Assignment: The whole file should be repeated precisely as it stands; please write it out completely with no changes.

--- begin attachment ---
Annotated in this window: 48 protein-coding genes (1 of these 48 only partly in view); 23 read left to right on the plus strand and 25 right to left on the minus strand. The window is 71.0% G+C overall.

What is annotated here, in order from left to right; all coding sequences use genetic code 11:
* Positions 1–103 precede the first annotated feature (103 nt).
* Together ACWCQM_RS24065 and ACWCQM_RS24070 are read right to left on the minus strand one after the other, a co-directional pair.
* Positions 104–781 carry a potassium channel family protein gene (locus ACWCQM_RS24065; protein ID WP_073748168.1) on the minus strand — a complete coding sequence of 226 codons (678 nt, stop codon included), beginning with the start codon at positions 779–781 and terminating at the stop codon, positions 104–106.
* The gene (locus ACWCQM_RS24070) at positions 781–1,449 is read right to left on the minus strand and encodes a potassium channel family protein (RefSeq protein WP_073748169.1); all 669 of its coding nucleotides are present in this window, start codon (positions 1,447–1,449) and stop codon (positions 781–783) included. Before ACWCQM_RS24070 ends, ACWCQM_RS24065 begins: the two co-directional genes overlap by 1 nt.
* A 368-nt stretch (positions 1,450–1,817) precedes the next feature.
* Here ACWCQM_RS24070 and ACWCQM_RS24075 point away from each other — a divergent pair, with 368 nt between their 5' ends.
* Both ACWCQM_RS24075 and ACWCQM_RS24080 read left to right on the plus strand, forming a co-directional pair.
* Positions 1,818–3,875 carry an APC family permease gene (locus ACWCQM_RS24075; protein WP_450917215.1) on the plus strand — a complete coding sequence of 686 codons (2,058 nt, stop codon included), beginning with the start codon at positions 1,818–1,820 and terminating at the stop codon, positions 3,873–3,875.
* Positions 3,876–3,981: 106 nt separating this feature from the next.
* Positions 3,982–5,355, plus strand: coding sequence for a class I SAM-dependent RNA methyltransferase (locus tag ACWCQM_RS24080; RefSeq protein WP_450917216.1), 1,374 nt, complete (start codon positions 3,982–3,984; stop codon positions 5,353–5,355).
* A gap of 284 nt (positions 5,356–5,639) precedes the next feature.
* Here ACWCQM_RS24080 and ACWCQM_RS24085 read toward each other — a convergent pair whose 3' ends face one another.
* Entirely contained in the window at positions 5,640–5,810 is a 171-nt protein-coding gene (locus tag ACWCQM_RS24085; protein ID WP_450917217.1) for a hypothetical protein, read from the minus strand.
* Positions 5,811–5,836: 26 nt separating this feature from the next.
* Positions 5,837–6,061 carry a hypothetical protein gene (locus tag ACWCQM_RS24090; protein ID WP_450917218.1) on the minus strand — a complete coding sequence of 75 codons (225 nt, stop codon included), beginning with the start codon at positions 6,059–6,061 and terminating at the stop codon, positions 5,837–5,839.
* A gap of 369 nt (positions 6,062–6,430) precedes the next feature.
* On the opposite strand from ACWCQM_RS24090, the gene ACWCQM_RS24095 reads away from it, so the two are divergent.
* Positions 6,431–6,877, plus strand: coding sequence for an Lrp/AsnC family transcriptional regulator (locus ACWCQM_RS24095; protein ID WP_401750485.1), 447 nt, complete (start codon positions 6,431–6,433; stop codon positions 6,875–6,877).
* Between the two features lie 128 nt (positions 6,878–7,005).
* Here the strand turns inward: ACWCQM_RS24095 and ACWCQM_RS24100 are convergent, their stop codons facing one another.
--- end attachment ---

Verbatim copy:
Annotated in this window: 48 protein-coding genes (1 of these 48 only partly in view); 23 read left to right on the plus strand and 25 right to left on the minus strand. The window is 71.0% G+C overall.

What is annotated here, in order from left to right; all coding sequences use genetic code 11:
* Positions 1–103 precede the first annotated feature (103 nt).
* Together ACWCQM_RS24065 and ACWCQM_RS24070 are read right to left on the minus strand one after the other, a co-directional pair.
* Positions 104–781 carry a potassium channel family protein gene (locus ACWCQM_RS24065; protein ID WP_073748168.1) on the minus strand — a complete coding sequence of 226 codons (678 nt, stop codon included), beginning with the start codon at positions 779–781 and terminating at the stop codon, positions 104–106.
* The gene (locus ACWCQM_RS24070) at positions 781–1,449 is read right to left on the minus strand and encodes a potassium channel family protein (RefSeq protein WP_073748169.1); all 669 of its coding nucleotides are present in this window, start codon (positions 1,447–1,449) and stop codon (positions 781–783) included. Before ACWCQM_RS24070 ends, ACWCQM_RS24065 begins: the two co-directional genes overlap by 1 nt.
* A 368-nt stretch (positions 1,450–1,817) precedes the next feature.
* Here ACWCQM_RS24070 and ACWCQM_RS24075 point away from each other — a divergent pair, with 368 nt between their 5' ends.
* Both ACWCQM_RS24075 and ACWCQM_RS24080 read left to right on the plus strand, forming a co-directional pair.
* Positions 1,818–3,875 carry an APC family permease gene (locus ACWCQM_RS24075; protein WP_450917215.1) on the plus strand — a complete coding sequence of 686 codons (2,058 nt, stop codon included), beginning with the start codon at positions 1,818–1,820 and terminating at the stop codon, positions 3,873–3,875.
* Positions 3,876–3,981: 106 nt separating this feature from the next.
* Positions 3,982–5,355, plus strand: coding sequence for a class I SAM-dependent RNA methyltransferase (locus tag ACWCQM_RS24080; RefSeq protein WP_450917216.1), 1,374 nt, complete (start codon positions 3,982–3,984; stop codon positions 5,353–5,355).
* A gap of 284 nt (positions 5,356–5,639) precedes the next feature.
* Here ACWCQM_RS24080 and ACWCQM_RS24085 read toward each other — a convergent pair whose 3' ends face one another.
* Entirely contained in the window at positions 5,640–5,810 is a 171-nt protein-coding gene (locus tag ACWCQM_RS24085; protein ID WP_450917217.1) for a hypothetical protein, read from the minus strand.
* Positions 5,811–5,836: 26 nt separating this feature from the next.
* Positions 5,837–6,061 carry a hypothetical protein gene (locus tag ACWCQM_RS24090; protein ID WP_450917218.1) on the minus strand — a complete coding sequence of 75 codons (225 nt, stop codon included), beginning with the start codon at positions 6,059–6,061 and terminating at the stop codon, positions 5,837–5,839.
* A gap of 369 nt (positions 6,062–6,430) precedes the next feature.
* On the opposite strand from ACWCQM_RS24090, the gene ACWCQM_RS24095 reads away from it, so the two are divergent.
* Positions 6,431–6,877, plus strand: coding sequence for an Lrp/AsnC family transcriptional regulator (locus ACWCQM_RS24095; protein ID WP_401750485.1), 447 nt, complete (start codon positions 6,431–6,433; stop codon positions 6,875–6,877).
* Between the two features lie 128 nt (positions 6,878–7,005).
* Here the strand turns inward: ACWCQM_RS24095 and ACWCQM_RS24100 are convergent, their stop codons facing one another.